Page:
However, this ignores the cumulative exposure to BoNT-A over an individual’s lifetime, especially with more patients receiving treatments from a younger age, as well as the increasing popularity of off-label indications employing higher doses. Now, a situation exists in aesthetics where the total dosage of BoNT-A used is not that different from the doses used in therapeutics, making the risks and consequences of immunogenicity very real. As the real-world extent of NAb-related SNR in aesthetics remains unclear, the panel set out to review available literature on rates of NAb formation and SNR development in aesthetic use of BoNT-A. Systematic reviews and meta-analyses assessing different BoNT-A formulations reported 0.2–0.4% prevalence of NAbs in aesthetics. However, there was a strong consensus that these values are underestimated as they were based on studies that were not designed to detect NAb formation and were only studying relatively low-dose on-label indications rather than the higher-dose off-label indications, which constitute a large proportion of the real-world BoNT-A use. The studies also had a relatively short follow-up time of 4 to 16 months whereas NAb formation usually occurs over several years. When case reports and studies were analysed, Dingley and colleagues identified 13 cases of NAb-related SNR which would have been excluded from SRMAs.
Across these 13 cases, the panel found patterns of SNR development following regularly repeated treatments over 2 to 72 months with all having received ABO or ONA formulations at some point in time. Notably, there were no reports of NAb formation and SNR in individuals treated only with INCO formulation in aesthetics, a finding mirrored in therapeutic patients. INCO contains only the core neurotoxin needed for therapeutic benefit and no NAPs, therefore there is minimal risk of an immune response being launched. This highlights the importance of purity and choice of formulation.
Despite these apparent lower rates of SNR in aesthetics, the panel warns of the adverse consequences of immunoresistance to BoNT-A treatment. For example, a situation may exist where an individual has undergone extensive aesthetic treatments earlier in life and subsequently develops SNR, but then later presents with a medical condition that requires BoNT-A therapy. Therapeutic treatments may then not be as effective or completely ineffective. Such a situation would be detrimental for the patient, with significant impact on quality of life. There might also be medicolegal implications for the practitioner, especially if the risks of SNR had not been discussed with the individual before treatments commenced. Higher doses and less time between injections to maintain the desired therapeutic effects can signal development of SNR and practitioners are encouraged to recognise these warning signs, test for them, and manage them appropriately.Through raising awareness, we can inform, educate, and adopt best practices to reduce the risk of BoNT-A immunoresistance.
Consensus and recommendations
There is consensus that despite lower published SNR rates in aesthetics, the true prevalence is most likely higher and will increase with increased aesthetic use of BoNT-A. Development of SNR is a genuine concern that must be addressed. Raising awareness of this issue and its detrimental effects on future therapeutic benefits is needed in the world of aesthetics. The experts emphasise the importance of comprehensive clinical assessments but acknowledge the challenge of determining treatment history in aesthetics where patients attending various clinics and receiving different formulations are commonplace. After obtaining a thorough clinical history, treatment plans should aim to minimise immunoresistance as much as possible. The experts discuss what they call modifiable risk factors, with choice of formulation being an important consideration for reducing the risk of NAb formation. They recommend when safety and efficacy of formulations are similar, practitioners should consider a highly purified option to lessen the possibility of SNR. Additionally, administering the lowest effective dose at suitable intervals can also help to reduce the risk of immunoresistance and is suggested best practice.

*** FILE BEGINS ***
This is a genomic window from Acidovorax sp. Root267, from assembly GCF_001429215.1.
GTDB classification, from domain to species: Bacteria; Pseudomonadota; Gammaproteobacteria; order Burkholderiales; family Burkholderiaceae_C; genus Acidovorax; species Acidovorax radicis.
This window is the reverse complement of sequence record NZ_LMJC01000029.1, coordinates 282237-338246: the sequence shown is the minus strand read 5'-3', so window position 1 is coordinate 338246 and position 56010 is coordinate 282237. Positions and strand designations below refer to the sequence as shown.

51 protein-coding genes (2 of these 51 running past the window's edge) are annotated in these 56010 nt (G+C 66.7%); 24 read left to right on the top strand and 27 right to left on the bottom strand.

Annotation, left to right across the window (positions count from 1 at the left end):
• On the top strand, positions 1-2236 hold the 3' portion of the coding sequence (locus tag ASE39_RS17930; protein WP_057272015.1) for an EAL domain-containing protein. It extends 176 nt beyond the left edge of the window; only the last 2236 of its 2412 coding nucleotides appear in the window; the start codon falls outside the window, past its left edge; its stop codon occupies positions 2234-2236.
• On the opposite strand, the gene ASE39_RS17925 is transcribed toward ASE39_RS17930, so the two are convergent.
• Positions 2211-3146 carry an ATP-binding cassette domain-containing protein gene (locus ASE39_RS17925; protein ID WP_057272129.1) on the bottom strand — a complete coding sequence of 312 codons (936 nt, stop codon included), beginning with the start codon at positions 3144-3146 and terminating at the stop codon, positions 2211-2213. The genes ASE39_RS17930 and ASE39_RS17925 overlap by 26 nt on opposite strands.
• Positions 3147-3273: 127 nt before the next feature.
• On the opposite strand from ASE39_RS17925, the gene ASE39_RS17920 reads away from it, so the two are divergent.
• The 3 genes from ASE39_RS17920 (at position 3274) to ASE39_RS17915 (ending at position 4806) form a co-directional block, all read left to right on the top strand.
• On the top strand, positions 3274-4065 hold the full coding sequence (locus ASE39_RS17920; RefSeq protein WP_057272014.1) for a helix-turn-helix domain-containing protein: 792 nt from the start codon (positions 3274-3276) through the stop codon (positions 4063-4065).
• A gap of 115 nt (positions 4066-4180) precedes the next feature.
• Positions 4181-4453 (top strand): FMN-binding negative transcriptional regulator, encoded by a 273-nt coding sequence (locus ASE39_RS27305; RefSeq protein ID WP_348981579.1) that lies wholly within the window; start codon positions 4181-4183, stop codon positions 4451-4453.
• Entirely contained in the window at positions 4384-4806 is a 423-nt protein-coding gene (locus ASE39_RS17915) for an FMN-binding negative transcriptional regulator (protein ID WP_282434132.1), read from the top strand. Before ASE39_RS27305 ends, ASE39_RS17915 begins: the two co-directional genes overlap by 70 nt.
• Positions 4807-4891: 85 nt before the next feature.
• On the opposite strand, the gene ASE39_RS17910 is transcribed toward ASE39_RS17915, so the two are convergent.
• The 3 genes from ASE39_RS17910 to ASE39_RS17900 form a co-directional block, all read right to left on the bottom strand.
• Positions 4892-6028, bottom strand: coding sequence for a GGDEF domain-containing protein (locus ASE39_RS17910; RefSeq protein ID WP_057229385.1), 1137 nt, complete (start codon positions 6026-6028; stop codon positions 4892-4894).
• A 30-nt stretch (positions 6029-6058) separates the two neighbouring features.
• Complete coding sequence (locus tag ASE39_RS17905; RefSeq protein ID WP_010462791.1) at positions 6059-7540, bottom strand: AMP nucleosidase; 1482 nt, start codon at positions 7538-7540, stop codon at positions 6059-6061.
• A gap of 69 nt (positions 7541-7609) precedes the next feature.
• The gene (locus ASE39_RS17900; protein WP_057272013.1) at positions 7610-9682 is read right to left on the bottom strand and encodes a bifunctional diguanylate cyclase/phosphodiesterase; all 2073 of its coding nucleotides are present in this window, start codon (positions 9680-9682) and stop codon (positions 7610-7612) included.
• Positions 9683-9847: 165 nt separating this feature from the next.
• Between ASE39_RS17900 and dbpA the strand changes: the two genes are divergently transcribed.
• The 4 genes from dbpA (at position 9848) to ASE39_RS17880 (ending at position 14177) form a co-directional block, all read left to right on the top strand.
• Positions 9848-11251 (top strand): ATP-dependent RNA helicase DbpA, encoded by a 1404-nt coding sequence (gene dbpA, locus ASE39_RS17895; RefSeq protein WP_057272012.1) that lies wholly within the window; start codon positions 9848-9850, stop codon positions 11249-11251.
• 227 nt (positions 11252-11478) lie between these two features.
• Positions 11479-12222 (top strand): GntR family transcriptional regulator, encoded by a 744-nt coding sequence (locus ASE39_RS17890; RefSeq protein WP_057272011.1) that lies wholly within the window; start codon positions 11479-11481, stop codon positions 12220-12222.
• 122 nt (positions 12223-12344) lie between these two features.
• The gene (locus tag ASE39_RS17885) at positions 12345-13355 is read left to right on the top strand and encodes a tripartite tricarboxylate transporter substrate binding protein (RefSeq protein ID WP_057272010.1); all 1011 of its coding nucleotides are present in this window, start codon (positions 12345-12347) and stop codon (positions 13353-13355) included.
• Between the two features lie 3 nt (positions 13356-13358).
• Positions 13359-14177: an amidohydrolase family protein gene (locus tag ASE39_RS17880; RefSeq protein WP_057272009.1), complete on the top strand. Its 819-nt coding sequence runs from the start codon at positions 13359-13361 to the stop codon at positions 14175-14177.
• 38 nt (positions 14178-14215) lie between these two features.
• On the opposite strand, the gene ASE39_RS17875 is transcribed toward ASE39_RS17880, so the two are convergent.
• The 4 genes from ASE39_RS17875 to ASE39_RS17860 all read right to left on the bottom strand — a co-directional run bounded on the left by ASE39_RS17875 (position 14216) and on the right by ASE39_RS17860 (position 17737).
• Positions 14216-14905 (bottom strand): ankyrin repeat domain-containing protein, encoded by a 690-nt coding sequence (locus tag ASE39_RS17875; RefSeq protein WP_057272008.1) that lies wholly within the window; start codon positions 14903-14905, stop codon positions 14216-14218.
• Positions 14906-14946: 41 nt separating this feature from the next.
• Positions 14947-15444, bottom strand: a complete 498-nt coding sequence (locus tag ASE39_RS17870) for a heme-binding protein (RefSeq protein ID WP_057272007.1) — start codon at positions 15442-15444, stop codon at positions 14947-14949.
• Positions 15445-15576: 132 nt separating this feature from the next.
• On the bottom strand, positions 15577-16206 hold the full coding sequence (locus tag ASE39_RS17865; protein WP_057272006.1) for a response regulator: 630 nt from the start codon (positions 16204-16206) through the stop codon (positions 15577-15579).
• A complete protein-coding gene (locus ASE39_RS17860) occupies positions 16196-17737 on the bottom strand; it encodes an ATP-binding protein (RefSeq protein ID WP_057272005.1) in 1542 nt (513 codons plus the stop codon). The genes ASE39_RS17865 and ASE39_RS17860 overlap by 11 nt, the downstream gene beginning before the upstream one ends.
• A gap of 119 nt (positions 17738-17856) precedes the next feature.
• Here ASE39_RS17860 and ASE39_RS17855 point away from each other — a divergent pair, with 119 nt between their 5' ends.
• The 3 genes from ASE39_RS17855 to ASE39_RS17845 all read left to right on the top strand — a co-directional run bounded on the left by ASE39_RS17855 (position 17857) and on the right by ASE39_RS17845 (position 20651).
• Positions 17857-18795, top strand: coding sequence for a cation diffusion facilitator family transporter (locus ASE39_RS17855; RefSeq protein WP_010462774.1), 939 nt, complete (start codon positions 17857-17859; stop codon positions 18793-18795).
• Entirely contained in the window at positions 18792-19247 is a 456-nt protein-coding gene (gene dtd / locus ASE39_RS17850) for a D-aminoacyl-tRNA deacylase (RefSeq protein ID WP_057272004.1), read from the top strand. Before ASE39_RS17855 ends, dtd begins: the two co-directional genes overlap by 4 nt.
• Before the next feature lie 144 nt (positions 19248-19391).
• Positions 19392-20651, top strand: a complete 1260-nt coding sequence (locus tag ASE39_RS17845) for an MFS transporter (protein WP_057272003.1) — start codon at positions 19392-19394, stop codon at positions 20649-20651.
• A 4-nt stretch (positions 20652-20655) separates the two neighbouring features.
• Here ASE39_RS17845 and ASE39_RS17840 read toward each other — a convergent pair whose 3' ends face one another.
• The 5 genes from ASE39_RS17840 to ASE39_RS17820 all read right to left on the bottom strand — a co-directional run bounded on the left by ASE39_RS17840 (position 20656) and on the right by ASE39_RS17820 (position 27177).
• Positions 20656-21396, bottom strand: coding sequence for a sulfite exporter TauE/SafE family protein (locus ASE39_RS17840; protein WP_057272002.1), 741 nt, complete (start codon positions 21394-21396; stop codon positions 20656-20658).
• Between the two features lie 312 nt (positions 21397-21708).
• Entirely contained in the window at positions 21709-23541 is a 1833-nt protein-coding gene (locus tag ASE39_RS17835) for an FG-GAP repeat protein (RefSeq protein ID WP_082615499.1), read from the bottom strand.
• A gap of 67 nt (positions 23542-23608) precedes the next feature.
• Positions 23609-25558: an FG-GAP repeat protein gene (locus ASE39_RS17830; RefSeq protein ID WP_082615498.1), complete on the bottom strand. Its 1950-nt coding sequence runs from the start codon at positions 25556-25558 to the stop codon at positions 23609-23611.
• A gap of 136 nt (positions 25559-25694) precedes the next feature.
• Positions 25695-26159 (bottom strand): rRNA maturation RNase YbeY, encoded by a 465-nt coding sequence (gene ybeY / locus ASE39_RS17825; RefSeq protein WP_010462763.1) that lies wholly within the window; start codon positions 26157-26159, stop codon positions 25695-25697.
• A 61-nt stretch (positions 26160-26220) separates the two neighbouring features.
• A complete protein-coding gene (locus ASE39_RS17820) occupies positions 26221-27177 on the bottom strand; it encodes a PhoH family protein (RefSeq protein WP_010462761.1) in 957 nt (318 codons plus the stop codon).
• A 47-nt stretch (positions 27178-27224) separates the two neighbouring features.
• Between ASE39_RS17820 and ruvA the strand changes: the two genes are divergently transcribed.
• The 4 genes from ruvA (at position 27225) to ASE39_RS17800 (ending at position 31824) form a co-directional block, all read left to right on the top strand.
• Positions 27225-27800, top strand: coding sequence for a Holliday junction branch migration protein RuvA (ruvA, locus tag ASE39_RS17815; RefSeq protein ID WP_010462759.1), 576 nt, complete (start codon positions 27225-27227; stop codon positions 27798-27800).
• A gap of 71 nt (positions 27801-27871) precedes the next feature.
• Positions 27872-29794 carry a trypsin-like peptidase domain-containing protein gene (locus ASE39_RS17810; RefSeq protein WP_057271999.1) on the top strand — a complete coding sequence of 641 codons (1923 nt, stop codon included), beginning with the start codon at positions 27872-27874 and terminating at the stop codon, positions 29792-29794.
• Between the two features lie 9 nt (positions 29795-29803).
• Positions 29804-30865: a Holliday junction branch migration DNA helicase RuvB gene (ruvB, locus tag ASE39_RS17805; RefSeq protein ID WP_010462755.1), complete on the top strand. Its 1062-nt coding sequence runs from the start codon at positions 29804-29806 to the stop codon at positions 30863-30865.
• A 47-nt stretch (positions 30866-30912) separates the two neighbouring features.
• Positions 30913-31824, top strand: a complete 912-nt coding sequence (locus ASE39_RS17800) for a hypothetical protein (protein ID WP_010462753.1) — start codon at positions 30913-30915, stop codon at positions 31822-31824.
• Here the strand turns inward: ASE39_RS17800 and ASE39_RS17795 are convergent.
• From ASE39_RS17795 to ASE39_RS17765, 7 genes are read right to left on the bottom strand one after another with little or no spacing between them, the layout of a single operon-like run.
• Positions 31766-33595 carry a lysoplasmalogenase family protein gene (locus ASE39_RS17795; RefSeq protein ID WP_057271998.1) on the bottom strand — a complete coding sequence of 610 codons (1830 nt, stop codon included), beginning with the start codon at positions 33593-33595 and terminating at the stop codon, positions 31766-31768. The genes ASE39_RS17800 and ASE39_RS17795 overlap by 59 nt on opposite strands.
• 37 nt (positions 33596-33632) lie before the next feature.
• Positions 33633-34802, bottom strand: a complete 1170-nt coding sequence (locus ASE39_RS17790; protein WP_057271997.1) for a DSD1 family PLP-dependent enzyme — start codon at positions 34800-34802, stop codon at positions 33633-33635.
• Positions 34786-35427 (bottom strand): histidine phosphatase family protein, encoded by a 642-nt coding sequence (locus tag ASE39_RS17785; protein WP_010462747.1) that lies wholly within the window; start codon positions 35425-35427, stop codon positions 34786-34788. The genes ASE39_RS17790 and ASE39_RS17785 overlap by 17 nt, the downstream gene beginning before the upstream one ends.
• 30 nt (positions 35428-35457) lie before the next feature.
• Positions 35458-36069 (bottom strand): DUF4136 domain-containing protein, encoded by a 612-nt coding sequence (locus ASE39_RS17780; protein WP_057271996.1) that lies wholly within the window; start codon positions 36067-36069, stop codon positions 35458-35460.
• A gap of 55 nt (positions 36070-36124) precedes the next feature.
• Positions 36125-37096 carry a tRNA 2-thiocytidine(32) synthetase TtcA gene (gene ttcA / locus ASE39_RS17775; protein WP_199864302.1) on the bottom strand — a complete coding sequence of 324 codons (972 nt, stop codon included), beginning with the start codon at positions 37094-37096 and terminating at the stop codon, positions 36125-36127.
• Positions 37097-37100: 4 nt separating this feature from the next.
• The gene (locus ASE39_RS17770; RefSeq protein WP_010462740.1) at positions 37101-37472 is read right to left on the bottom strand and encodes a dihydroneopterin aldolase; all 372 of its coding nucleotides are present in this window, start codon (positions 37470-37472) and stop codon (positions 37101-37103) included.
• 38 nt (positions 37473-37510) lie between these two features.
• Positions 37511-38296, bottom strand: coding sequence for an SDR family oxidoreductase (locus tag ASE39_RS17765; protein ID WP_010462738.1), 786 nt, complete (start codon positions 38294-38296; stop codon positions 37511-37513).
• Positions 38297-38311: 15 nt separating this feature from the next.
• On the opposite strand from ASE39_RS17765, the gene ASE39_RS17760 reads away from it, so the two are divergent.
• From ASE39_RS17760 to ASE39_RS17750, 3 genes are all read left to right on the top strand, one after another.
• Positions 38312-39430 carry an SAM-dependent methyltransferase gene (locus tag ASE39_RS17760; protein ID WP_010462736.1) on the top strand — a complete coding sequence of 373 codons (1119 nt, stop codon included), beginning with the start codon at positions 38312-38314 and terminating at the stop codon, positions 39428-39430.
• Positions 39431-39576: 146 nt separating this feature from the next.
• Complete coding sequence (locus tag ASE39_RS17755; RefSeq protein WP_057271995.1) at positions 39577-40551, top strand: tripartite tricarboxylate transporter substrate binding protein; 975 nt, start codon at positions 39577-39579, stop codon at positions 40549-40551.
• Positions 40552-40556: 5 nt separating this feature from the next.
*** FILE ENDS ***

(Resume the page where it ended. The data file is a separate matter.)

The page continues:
Inform, educate, and adopt best practices
To tackle the growing issue of SNR, Dingley and colleagues advise that a patient-centred approach fostering an environment of open discussion and collaboration with patients is needed, followed by appropriately tailored treatment plans. The researchers emphasise the importance of better understanding the patients who are seeking treatment and their reasons for doing so, and of ensuring that they understand and are aware of risks and treatment choices. For aesthetic BoNT-A use, this refers to the risk of immunogenicity and choice of formulations available, respectively. It is essential that core medical ethics principles, such as informed consent and patient autonomy, are also applied in aesthetics.
The task is to bring this crucial issue to the attention of individuals undergoing BoNT-A treatments, the regulators, practitioners, as well as the wider public. Through raising awareness, we can inform, educate, and adopt best practices to reduce the risk of BoNT-A immunoresistance.
Personal ResponseHow can practitioners and the medical community best implement the recommendations and best practice for BoNT-A treatment?
As medical practitioners, we strive to ‘first do no harm’ and while it may be argued that stimulating immunoresistance is not doing ‘harm’, it may certainly remove ‘help’. It therefore behoves us to use formulations and practise in ways which are least likely to stimulate antibody resistance, such as using the lowest effective dosage and, wherever possible, avoiding repeating treatments too soon.
What do you think are the most effective ways to raise awareness of BoNT-A secondary nonresponse in the public?
As practitioners, we can speak directly to our patients, who trust us to have their best interests at heart. Publicly accessible articles can spread the word and regulatory authorities can encourage manufacturers to strive to formulate more purified medications and practitioners to use these more purified formulations which are less likely to cause later resistance problems.